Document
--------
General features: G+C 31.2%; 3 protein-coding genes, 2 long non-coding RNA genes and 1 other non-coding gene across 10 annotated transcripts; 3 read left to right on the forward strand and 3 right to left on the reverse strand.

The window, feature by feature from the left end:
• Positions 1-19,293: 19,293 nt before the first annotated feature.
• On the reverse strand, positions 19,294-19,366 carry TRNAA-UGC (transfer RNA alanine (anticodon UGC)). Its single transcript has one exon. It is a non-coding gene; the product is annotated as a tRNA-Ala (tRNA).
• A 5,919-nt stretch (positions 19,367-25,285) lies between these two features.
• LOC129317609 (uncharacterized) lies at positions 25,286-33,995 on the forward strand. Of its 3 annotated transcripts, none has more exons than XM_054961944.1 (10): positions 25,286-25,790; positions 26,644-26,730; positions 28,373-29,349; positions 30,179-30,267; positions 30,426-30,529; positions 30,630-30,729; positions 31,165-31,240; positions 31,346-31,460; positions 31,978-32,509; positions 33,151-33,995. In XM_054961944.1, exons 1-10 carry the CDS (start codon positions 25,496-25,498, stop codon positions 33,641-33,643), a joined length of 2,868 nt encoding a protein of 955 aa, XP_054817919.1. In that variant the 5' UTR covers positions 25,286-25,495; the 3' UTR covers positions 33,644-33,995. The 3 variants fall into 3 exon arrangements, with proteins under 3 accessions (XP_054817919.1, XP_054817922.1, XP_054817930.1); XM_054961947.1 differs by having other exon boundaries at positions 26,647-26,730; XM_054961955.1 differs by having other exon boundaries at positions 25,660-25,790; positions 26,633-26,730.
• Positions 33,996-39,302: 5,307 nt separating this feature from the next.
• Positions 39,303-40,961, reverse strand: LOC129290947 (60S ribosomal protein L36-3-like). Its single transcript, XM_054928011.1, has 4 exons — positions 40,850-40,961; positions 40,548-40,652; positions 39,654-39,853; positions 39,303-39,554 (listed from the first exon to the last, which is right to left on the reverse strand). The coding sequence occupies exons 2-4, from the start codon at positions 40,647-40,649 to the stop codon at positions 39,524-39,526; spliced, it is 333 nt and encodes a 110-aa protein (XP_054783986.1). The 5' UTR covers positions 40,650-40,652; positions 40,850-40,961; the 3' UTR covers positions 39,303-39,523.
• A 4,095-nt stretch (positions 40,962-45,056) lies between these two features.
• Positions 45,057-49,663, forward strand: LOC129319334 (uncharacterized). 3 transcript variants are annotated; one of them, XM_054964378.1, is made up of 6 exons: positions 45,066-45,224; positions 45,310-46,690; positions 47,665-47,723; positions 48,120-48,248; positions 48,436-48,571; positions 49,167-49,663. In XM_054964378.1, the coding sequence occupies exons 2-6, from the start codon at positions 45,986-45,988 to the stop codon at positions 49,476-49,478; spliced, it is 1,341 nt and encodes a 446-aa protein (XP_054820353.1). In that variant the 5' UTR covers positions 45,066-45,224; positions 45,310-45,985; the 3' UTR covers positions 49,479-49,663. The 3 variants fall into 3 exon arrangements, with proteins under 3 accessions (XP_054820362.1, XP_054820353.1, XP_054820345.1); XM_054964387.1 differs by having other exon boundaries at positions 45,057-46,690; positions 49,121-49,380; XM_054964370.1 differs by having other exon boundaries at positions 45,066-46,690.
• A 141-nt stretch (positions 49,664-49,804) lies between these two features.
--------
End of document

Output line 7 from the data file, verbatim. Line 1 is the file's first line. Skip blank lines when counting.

• Positions 33,996-39,302: 5,307 nt separating this feature from the next.